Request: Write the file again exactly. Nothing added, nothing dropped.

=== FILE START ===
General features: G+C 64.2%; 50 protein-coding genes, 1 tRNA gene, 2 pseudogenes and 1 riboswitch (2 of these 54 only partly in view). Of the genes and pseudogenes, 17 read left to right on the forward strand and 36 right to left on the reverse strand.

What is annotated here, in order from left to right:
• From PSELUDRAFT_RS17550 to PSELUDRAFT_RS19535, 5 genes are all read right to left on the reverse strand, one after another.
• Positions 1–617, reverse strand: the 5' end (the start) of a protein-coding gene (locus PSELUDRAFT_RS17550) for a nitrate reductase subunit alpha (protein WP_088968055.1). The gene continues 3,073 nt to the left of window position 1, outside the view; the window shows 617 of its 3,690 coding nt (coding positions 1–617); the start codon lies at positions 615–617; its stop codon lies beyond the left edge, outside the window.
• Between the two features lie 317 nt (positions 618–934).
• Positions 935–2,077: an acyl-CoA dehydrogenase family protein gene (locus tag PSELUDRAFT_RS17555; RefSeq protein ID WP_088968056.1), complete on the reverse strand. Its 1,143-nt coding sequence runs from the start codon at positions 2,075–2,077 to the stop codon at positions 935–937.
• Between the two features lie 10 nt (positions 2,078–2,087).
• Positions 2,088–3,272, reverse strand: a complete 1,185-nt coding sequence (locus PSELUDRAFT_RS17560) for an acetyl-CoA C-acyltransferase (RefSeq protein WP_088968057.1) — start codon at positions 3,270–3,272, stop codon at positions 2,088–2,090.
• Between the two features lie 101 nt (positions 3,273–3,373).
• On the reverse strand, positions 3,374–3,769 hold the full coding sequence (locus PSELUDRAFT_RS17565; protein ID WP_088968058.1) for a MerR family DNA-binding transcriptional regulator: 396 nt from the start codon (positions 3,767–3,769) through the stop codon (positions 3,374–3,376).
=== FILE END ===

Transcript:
General features: G+C 64.2%; 50 protein-coding genes, 1 tRNA gene, 2 pseudogenes and 1 riboswitch (2 of these 54 only partly in view). Of the genes and pseudogenes, 17 read left to right on the forward strand and 36 right to left on the reverse strand.

What is annotated here, in order from left to right:
• From PSELUDRAFT_RS17550 to PSELUDRAFT_RS19535, 5 genes are all read right to left on the reverse strand, one after another.
• Positions 1–617, reverse strand: the 5' end (the start) of a protein-coding gene (locus PSELUDRAFT_RS17550) for a nitrate reductase subunit alpha (protein WP_088968055.1). The gene continues 3,073 nt to the left of window position 1, outside the view; the window shows 617 of its 3,690 coding nt (coding positions 1–617); the start codon lies at positions 615–617; its stop codon lies beyond the left edge, outside the window.
• Between the two features lie 317 nt (positions 618–934).
• Positions 935–2,077: an acyl-CoA dehydrogenase family protein gene (locus tag PSELUDRAFT_RS17555; RefSeq protein ID WP_088968056.1), complete on the reverse strand. Its 1,143-nt coding sequence runs from the start codon at positions 2,075–2,077 to the stop codon at positions 935–937.
• Between the two features lie 10 nt (positions 2,078–2,087).
• Positions 2,088–3,272, reverse strand: a complete 1,185-nt coding sequence (locus PSELUDRAFT_RS17560) for an acetyl-CoA C-acyltransferase (RefSeq protein WP_088968057.1) — start codon at positions 3,270–3,272, stop codon at positions 2,088–2,090.
• Between the two features lie 101 nt (positions 3,273–3,373).
• On the reverse strand, positions 3,374–3,769 hold the full coding sequence (locus PSELUDRAFT_RS17565; protein ID WP_088968058.1) for a MerR family DNA-binding transcriptional regulator: 396 nt from the start codon (positions 3,767–3,769) through the stop codon (positions 3,374–3,376).